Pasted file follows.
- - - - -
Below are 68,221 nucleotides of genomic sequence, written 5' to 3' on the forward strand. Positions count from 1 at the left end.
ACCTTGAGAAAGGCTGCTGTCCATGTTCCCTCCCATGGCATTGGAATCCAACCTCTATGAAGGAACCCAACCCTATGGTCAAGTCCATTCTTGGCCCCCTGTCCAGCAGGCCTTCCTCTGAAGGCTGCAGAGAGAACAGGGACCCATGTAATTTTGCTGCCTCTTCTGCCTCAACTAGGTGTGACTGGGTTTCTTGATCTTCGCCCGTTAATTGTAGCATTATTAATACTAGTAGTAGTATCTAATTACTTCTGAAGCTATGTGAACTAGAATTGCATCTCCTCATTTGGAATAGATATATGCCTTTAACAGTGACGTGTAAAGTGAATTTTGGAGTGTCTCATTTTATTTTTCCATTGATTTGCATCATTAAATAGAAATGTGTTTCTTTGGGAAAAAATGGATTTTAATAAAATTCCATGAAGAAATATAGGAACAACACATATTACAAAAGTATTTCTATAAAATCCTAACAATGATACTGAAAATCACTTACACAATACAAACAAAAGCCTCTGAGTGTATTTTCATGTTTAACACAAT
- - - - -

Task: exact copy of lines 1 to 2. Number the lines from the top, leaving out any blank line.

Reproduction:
Below are 68,221 nucleotides of genomic sequence, written 5' to 3' on the forward strand. Positions count from 1 at the left end.
ACCTTGAGAAAGGCTGCTGTCCATGTTCCCTCCCATGGCATTGGAATCCAACCTCTATGAAGGAACCCAACCCTATGGTCAAGTCCATTCTTGGCCCCCTGTCCAGCAGGCCTTCCTCTGAAGGCTGCAGAGAGAACAGGGACCCATGTAATTTTGCTGCCTCTTCTGCCTCAACTAGGTGTGACTGGGTTTCTTGATCTTCGCCCGTTAATTGTAGCATTATTAATACTAGTAGTAGTATCTAATTACTTCTGAAGCTATGTGAACTAGAATTGCATCTCCTCATTTGGAATAGATATATGCCTTTAACAGTGACGTGTAAAGTGAATTTTGGAGTGTCTCATTTTATTTTTCCATTGATTTGCATCATTAAATAGAAATGTGTTTCTTTGGGAAAAAATGGATTTTAATAAAATTCCATGAAGAAATATAGGAACAACACATATTACAAAAGTATTTCTATAAAATCCTAACAATGATACTGAAAATCACTTACACAATACAAACAAAAGCCTCTGAGTGTATTTTCATGTTTAACACAAT